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US Drug Regulator Eases Guidelines for Next Generation of COVID-19 Vaccines 

FILE - Signage is seen outside of the Food and Drug Administration (FDA) headquarters in White Oak, Maryland, Aug. 29, 2020.
FILE - Signage is seen outside of the Food and Drug Administration (FDA) headquarters in White Oak, Maryland, Aug. 29, 2020.

As the United States races against time and devastating winter weather to vaccinate more than 300 million people against COVID-19, the U.S. Food and Drug Administration has issued a new set of guidelines that removes a key requirement for vaccine approval.

The FDA announced Monday that drug makers would not need to perform a new round of massive clinical trials involving thousands of volunteers to test vaccines that have been adapted to target new variants of the coronavirus. The agency said companies can test the efficacy of the updated vaccines through a similar process used for annual flu shots.

FILE - A clinical trial patient receives a dose of AstraZeneca test vaccine at the University of Witwatersrand facility in Soweto, South Africa, Nov. 30, 2020.

The process involves giving the newly adapted vaccine to a small group of volunteers and comparing the strength of its immune response to that of the original version. Researchers can test the newly adapted vaccine as either a first shot or a booster shot for those who have already been inoculated.

Drug makers are already working to revise their vaccines to meet the rapidly evolving strains of the coronavirus that have been identified in Britain, Brazil and South Africa, that may reduce the effectiveness of the existing vaccines.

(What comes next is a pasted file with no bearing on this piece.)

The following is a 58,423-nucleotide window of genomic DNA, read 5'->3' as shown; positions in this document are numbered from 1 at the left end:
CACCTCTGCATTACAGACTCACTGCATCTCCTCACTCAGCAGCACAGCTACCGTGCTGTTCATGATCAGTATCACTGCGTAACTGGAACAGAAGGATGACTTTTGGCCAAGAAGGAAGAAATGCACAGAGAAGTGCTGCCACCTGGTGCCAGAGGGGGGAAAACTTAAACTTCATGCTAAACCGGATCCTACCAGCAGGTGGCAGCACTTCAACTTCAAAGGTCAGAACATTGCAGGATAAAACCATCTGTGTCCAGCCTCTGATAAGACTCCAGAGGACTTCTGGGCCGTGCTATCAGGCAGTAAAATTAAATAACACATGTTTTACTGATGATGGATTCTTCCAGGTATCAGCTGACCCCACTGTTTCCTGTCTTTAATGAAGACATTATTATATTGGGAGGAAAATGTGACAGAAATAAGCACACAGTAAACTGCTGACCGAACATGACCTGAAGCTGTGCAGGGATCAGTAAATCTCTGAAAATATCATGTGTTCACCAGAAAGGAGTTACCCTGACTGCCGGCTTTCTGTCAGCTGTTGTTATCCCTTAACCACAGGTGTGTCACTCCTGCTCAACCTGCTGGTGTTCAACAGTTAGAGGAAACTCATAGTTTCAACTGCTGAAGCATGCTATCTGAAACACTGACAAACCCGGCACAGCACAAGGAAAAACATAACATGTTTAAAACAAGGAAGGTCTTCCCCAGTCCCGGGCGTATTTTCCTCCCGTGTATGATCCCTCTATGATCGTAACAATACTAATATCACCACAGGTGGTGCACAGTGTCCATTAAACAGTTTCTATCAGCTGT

The FDA’s new guidelines were released on the same day the United States surpassed 500,000 COVID-19 fatalities, first among all nations and the only one to reach such a grim milestone in the 14-month long global pandemic.

U.S. President Joe Biden and his wife Jill Biden attend a candle-lighting ceremony to commemorate the grim milestone of 00,000 U.S. deaths from COVID-19, at the White House, Feb. 22, 2021.

But the tragic milestone comes as the nation appears to be turning a corner in the fight against the coronavirus: the average number of new COVID-19 infections and deaths has declined since its peak in early January, while vaccine distribution and inoculation rates are gradually rising despite an initial shortage of vaccines and the recent snowstorm that struck much of the U.S. this month, which delayed new shipments of vaccines by several days.